market robots, these devices more resemble flying saucers than
androids. Like Rosey, however, they are intended to revolutionize the
mundane world of housecleaning.
Roomba, introduced in 2002, is a vacuuming robot that has sold over two million units worldwide. Scooba,
introduced in late 2005, is the first floor-washing robot available for
home use. Both brands have sprung from iRobot, the same company that
supplies bomb-sniffing robots to the US military.
iRobot itself has an
interesting background. The company's co-founders, Rodney Brooks, Colin
Angle, and Helen Greiner, worked at MIT's Artificial Intelligence Lab
where, in the late 1980s, the a batch of pretty cool robots were being
developed. The three decided to commercialize the technology and
launched iRobot in 1990.
In its first decade, iRobot concentrated on non-consumer
applications, such as a robot developed for extraterrestrial
exploration, and the PackBot,
whose military usage has skyrocketed in this latest era of terrorism.
The PackBot's primary role is to detect roadside bombs and booby traps
in places like Afghanistan and Iraq. In late January 2007, iRobot won a
US Navy contract—worth over US$ 16 million—for more than 100 PackBots.
In September 2002, iRobot took a bold step and entered the consumer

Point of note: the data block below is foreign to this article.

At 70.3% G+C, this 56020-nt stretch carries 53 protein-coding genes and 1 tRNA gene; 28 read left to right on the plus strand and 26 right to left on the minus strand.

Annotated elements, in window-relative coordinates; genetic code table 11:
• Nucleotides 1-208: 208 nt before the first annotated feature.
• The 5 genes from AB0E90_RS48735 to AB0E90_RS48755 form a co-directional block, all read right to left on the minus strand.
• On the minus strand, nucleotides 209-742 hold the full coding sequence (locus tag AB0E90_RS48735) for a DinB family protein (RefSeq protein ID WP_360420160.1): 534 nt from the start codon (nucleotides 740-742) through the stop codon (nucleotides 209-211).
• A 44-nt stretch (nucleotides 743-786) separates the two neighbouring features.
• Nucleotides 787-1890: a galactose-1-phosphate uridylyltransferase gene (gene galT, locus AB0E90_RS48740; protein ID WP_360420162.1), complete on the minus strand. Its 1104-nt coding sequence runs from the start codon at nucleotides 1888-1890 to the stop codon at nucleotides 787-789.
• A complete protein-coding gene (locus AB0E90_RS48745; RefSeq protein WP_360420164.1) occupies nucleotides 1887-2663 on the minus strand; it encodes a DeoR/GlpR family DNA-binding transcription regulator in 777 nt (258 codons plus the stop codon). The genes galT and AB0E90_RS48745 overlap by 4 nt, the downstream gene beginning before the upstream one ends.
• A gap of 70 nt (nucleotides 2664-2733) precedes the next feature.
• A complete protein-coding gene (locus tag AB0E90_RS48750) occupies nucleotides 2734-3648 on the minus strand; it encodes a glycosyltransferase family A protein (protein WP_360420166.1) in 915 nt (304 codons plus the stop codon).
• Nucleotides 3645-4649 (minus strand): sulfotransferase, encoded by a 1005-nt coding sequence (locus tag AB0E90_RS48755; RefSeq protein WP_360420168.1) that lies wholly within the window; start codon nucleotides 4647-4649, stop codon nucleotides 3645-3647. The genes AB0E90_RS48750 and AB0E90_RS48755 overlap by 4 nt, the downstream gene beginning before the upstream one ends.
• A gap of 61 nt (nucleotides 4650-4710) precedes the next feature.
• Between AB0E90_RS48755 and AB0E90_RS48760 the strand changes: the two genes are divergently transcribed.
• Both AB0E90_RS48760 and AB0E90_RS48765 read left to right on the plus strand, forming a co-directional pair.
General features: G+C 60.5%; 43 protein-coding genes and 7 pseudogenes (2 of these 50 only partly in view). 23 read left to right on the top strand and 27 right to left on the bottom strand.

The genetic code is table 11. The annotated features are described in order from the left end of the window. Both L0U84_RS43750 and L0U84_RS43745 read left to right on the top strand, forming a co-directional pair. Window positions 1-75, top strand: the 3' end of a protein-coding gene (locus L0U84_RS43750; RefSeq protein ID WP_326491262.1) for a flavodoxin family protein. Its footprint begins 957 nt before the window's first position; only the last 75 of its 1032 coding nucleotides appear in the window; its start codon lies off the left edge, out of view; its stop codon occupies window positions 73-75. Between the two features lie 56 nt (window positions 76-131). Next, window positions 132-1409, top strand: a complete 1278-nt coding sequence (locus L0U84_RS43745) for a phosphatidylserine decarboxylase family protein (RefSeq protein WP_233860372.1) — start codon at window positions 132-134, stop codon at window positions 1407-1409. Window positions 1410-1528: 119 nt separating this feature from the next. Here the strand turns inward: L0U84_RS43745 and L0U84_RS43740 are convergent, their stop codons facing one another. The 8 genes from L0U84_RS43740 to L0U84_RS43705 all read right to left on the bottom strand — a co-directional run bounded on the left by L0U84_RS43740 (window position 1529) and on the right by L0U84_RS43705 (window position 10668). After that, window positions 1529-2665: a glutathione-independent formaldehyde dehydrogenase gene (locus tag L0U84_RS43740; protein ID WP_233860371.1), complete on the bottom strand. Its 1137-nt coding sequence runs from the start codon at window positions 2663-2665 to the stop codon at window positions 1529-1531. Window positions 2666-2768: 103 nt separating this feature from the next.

market with Roomba, a brand that is widely regarded as the first
practical and affordable home robot. (Sorry, Rosey.)
Bringing a brand like Roomba to market was no small challenge.
Supposedly the brand name was derived from Roomba's circular motion,
playing on the word "rumba," a dance style. The product design itself
is eye-catching, and the device can be mesmerizing to watch. It is
disc-shaped, about 13 inches in diameter, weighs about five pounds, and
moves around in circles, something like a whirling dervish. It detects
objects by gently bumping into them and then cleans around them.
Needless to say, it is smaller and lighter than and looks nothing like
a conventional vacuum cleaner.
That was part of the problem. How could you convince a consumer
who never even heard of robotics that the odd little Roomba was the
best thing since—well, if not sliced bread, then a bread-slicing "robot"?
The company decided it wasn't just any consumer who would be intrigued
by Roomba. The initial marketing strategy called for targeting the
product to early technology adopters, so the company chose upscale
distributors such as The Sharper Image and Brookstone.
Around the time of Scooba's introduction, iRobot launched a major integrated marketing campaign called "I Love Robots."
It featured both Roomba and Scooba, along with real customers talking
about how much they love the products. The campaign included print,
cable television, and outdoor advertising, as well as direct marketing.
In September 2006, iRobot introduced a specialized cleaning robot called Dirt Dog
for cleaning garages, basements, and workbench areas. The device
maintains the same round design as Roomba and Scooba, but Dirt Dog is
designed for heavy duty, more like a robotic Shop-Vac than a
traditional vacuum cleaner.
Great article, John.
From the article: "The most serious direct competitor is Koolvac, developed by an iRobot distributor and sold at a similar price point. But due to a lawsuit won by iRobot, Koolvac is no longer sold in the US."
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